Not that analyzing their movements will actually help you, as the AI programmed for a number of enemies in the game appears to be erratic and non-intuitive. This results in situations where an enemy or group of enemies will change their patterns halfway through a section, which often leads to situations where you are found and forced to restart at the very beginning of a scenario. A very early example of this happens in the first chapter with sadist, a chainsaw weilding enemy. While attempting to utilize lockers and dark corners to navigate to a far door to escape, you are given two potential paths to take and are tasked with not being seen. This would be a perfectly fine scenario, if you could reliably use either of the paths given to you. In attempting a path outside of the main room, the enemy would sometimes completely ignore the trigger for an event in which he must clear a box. In one attempt in this scenario it would happen as soon as I triggered it, while in another attempt it would take upwards of 10 to 15 minutes for him to do so. In taking the other path, the enemy would sometimes see you despite his view being a full 180 degrees opposite of your direction, regardless of whether you are crouched or not. This issue later carries on to later sections in the game in which multiple enemies are involved, resulting in increasingly frustrating scenarios where patience is both expected and punished with extreme inconsistency.

Outside of gameplay, many of the mechanics and elements of the story feel disjointed and inconsistent in their implementation. Some of the more important mechanics in the game, such as distraction creating, are not ever actually touched upon outside of the occasional loading tip. Certain items in the game are not properly explained, outside of screens explicitly telling you to use them to do something with them. The UI leaves a lot to be desired, as it becomes difficult to properly gauge your health against the capabilities of the enemy. Scenarios in which you have been discovered by an enemy quickly devolve into awkward messes of combat involving poor player cues and wildly disjointed enemy AI and animations. In multiple scenarios of being spotted I have encountered situations in which enemies will attack you before the game plays an animation or makes the enemy face you in such a way that the attack would even be feasible. This becomes very frustrating when you throw in the issues with the UI and general player's desire to conserve resource, as what appears to be a fairly easy single enemy encounter quickly turns into a game over without much consideration of how the encounter actually plays out in the game.

I cant speak much for the plot in itself, but I can say that from what I've played the game uses a variety of horror cliches and tropes to a confusingly explicit degree. Enemies and enemy types that would typically be eased into a game of this genre appear to be thrown in with little regard for their abiltiy to draw players in to the atmosphere. Many of the enemies in this game are simply not scary or suspenseful, and a large portion of that can be attributed to the way they are introduced in the games stealth sections. After an initial introduction you are given plenty of time to become acquainted with them, and after your first encounter you will likely find that they provide no feelings for you in regards to the game's atmosphere outside of personal annoyance. In playing the game I could not help but feel a weird house-of-the-dead vibe from the way cutscenes and interactions played out that was betrayed by very obvious attempts to make the tone more serious, most of which are not successful in doing so. It is possible that the story may improve, though it certainyl has not in the time that i've played it so far.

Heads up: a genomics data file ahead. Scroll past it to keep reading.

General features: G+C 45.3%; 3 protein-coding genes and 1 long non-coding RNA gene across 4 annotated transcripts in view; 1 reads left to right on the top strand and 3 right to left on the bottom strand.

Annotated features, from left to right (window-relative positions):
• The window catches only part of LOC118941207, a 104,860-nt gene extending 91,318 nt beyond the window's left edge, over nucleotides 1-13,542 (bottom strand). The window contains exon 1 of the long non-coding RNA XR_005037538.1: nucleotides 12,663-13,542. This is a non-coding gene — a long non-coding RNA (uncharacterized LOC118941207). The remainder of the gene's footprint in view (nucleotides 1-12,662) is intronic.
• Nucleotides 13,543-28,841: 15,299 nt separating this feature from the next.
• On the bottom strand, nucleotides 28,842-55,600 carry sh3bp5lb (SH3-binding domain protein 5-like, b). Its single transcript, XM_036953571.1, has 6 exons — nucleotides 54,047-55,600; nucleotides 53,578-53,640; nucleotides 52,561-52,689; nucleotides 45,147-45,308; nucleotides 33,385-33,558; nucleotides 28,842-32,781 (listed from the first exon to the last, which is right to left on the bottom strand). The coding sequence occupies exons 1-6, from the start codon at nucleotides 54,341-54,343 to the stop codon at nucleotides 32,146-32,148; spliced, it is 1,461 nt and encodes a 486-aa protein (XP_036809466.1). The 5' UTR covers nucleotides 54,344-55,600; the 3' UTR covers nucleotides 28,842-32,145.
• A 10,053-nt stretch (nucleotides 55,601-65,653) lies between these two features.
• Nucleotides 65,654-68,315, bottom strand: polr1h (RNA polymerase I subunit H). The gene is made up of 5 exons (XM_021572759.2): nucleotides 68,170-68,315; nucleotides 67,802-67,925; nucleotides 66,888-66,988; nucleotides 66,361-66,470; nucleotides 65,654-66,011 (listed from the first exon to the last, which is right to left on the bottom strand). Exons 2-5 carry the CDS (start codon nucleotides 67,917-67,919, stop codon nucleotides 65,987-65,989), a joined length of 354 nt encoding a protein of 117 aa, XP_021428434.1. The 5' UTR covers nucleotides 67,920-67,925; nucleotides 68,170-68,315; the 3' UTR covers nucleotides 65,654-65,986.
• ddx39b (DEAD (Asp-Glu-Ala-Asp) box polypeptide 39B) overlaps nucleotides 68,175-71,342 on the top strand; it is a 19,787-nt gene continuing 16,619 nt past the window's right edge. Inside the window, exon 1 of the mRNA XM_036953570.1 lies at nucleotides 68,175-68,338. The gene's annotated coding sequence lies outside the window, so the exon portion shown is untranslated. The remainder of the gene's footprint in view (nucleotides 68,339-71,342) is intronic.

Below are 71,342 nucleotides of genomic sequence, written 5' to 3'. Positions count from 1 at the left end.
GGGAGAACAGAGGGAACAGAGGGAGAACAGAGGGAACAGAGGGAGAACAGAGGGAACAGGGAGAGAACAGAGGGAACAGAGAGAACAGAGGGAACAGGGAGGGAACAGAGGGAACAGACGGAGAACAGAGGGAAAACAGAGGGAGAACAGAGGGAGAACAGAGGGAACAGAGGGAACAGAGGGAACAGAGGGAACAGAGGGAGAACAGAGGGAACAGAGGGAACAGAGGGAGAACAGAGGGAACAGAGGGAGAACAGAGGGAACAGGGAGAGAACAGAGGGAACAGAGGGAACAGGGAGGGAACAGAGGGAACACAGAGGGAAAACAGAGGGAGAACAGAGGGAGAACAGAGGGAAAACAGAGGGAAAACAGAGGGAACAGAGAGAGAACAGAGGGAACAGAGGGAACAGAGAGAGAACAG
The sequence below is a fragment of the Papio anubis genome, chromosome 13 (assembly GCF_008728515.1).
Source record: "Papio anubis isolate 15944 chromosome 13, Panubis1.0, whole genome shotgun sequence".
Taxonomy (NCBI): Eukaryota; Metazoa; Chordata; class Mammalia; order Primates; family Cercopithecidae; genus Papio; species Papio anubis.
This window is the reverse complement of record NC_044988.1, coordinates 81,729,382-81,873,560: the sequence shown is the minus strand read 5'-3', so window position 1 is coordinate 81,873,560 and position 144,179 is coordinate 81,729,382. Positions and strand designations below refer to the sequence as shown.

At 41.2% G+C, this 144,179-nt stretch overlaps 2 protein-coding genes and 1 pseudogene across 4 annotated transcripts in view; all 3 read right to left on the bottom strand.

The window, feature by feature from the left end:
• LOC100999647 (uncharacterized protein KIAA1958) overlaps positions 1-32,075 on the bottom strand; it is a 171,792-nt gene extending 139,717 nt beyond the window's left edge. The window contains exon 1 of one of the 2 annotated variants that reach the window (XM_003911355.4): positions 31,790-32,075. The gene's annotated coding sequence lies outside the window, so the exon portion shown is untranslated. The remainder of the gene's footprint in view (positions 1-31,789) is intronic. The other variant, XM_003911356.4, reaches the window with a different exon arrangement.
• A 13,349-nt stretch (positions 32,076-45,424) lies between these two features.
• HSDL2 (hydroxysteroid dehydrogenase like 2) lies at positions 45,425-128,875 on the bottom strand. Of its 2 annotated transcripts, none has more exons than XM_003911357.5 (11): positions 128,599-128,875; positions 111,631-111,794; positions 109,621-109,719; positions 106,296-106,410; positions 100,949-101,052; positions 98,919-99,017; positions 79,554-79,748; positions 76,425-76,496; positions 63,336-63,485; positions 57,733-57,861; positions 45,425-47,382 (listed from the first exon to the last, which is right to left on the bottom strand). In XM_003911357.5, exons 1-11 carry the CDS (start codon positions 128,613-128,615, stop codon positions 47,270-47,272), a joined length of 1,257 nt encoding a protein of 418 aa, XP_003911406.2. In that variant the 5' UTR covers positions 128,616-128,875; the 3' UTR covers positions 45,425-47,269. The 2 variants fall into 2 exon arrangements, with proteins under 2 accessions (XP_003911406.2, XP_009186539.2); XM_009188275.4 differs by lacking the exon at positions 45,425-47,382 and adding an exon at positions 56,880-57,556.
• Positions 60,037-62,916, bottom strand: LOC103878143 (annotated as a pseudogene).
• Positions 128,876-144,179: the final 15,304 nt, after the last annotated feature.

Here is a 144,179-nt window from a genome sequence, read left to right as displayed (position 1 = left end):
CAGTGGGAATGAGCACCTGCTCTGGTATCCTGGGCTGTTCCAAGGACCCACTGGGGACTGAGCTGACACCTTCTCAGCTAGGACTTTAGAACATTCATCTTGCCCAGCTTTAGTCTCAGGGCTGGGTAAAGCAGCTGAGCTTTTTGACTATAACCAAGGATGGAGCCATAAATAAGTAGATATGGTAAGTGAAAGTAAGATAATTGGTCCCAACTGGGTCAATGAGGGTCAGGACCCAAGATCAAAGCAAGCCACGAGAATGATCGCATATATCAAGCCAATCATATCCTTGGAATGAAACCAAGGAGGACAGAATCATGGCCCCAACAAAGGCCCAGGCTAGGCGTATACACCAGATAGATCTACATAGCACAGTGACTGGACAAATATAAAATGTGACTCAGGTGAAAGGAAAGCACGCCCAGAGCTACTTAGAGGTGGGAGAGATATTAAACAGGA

Overall I would recommend that people pass on the game, or at the very least wait for it to go on a substantial sale. The game is not unplayable by any means, but with the large number of games that are coming out as we approach the holiday months, there are so many more games out there that can provide a more enjoyable experience. People who enjoy horror, survival horror and stealth styled games are much more likely to get enjoyment out of other recent games such as Alien: Isolation. I intend to continue playing the game and will post further updates regarding how my feelings on the game change, but after giving the game some time to draw me in it has ultimately failed to do so, and with a game of this genre that is certainly a bad thing that can ruin the enjoyment of other players as well.


PC SPECS (For comparison on graphical reqs/issues)
i7-4770K @ 3.5 ghz
16 GB 1600 ddr3 RAM
Msi GTX 980 Gaming 4G
Windows 8.1

FPS Cap: 60
Aspect Ratio : Default (2.5)
FOV: Not Modded
Posted October 19, 2014.
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No one has rated this review as helpful yet
8.0 hrs on record (1.7 hrs at review time)
Early Access Review
To say this game is early access is an incredible understatement, as the game feels much more like an early access into a game not even ready for early access. Entire mechanics of the game are likely to simply not work and will shift between various states of existance as you die and replay. If you're extremely unlucky, you may have your first few attempts at trying the game sidelined completely by the fact that the opening will drop you under the map, either causing you to instantly "die" or sending you directly to the cave to begin your adventure.

There are some elements that could be promising in the game, but the current presentation of the game almost immediately ruins them for you within your first bug filled in-game night. A great example of this would be the cannibals: It is very terrifying to imagine packs of wild, dangerous cannibals roaming around at night. It is understandably less terrifying when these packs spawn on top of you in the middle of the day, provided that you are lucky enough for their AI to simply not work in your playthrough (as it is prone to do). The potential for that experience can not be patched away, and the more you see dumb things happen in the world the less likely it is you'll care when they are finally fixed to interact more intelligently.

The bottom line is that there are a lot of games out there that are simply much more deserving of being on the steam store and of earning your money, many of which are in the same category and created under the same circumstances as this game. While the ideas presented could be promising, they are nothing new. There are many proof of concept survival games already out there, some of which are both cheaper and stabler than anything you will get out of this game in its current state.
Posted June 4, 2014.
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Showing 1-5 of 5 entries